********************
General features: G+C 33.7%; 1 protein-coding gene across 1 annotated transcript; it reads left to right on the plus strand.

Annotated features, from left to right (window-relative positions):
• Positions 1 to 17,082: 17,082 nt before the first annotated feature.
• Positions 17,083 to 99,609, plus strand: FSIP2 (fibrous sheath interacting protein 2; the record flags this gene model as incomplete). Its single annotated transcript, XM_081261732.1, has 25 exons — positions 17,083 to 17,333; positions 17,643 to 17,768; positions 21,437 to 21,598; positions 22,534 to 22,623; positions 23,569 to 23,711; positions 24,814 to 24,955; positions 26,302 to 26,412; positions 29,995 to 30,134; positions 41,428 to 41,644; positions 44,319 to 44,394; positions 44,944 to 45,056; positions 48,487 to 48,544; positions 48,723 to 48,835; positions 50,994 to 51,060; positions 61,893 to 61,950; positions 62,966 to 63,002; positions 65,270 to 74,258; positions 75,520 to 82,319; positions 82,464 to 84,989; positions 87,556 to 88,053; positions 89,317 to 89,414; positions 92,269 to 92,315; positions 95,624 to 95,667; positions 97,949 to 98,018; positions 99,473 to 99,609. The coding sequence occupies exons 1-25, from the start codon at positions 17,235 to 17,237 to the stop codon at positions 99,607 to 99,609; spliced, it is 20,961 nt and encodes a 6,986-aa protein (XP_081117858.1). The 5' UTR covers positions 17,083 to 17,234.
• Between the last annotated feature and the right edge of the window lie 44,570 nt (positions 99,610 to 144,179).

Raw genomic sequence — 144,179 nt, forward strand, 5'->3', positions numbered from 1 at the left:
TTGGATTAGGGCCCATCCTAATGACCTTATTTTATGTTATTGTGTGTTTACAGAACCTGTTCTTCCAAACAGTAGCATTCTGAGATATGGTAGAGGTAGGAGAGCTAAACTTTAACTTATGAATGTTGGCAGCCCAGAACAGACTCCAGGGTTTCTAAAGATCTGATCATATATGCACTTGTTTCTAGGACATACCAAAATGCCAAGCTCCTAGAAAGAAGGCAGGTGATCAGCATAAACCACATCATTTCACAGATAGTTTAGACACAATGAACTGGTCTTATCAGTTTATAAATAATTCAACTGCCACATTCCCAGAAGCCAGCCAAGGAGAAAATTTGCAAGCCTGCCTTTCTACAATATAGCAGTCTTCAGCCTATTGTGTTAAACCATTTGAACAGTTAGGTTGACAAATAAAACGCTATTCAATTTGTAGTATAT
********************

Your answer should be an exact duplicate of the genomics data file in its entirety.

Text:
General features: G+C 33.7%; 1 protein-coding gene across 1 annotated transcript; it reads left to right on the plus strand.

Annotated features, from left to right (window-relative positions):
• Positions 1 to 17,082: 17,082 nt before the first annotated feature.
• Positions 17,083 to 99,609, plus strand: FSIP2 (fibrous sheath interacting protein 2; the record flags this gene model as incomplete). Its single annotated transcript, XM_081261732.1, has 25 exons — positions 17,083 to 17,333; positions 17,643 to 17,768; positions 21,437 to 21,598; positions 22,534 to 22,623; positions 23,569 to 23,711; positions 24,814 to 24,955; positions 26,302 to 26,412; positions 29,995 to 30,134; positions 41,428 to 41,644; positions 44,319 to 44,394; positions 44,944 to 45,056; positions 48,487 to 48,544; positions 48,723 to 48,835; positions 50,994 to 51,060; positions 61,893 to 61,950; positions 62,966 to 63,002; positions 65,270 to 74,258; positions 75,520 to 82,319; positions 82,464 to 84,989; positions 87,556 to 88,053; positions 89,317 to 89,414; positions 92,269 to 92,315; positions 95,624 to 95,667; positions 97,949 to 98,018; positions 99,473 to 99,609. The coding sequence occupies exons 1-25, from the start codon at positions 17,235 to 17,237 to the stop codon at positions 99,607 to 99,609; spliced, it is 20,961 nt and encodes a 6,986-aa protein (XP_081117858.1). The 5' UTR covers positions 17,083 to 17,234.
• Between the last annotated feature and the right edge of the window lie 44,570 nt (positions 99,610 to 144,179).

Raw genomic sequence — 144,179 nt, forward strand, 5'->3', positions numbered from 1 at the left:
TTGGATTAGGGCCCATCCTAATGACCTTATTTTATGTTATTGTGTGTTTACAGAACCTGTTCTTCCAAACAGTAGCATTCTGAGATATGGTAGAGGTAGGAGAGCTAAACTTTAACTTATGAATGTTGGCAGCCCAGAACAGACTCCAGGGTTTCTAAAGATCTGATCATATATGCACTTGTTTCTAGGACATACCAAAATGCCAAGCTCCTAGAAAGAAGGCAGGTGATCAGCATAAACCACATCATTTCACAGATAGTTTAGACACAATGAACTGGTCTTATCAGTTTATAAATAATTCAACTGCCACATTCCCAGAAGCCAGCCAAGGAGAAAATTTGCAAGCCTGCCTTTCTACAATATAGCAGTCTTCAGCCTATTGTGTTAAACCATTTGAACAGTTAGGTTGACAAATAAAACGCTATTCAATTTGTAGTATAT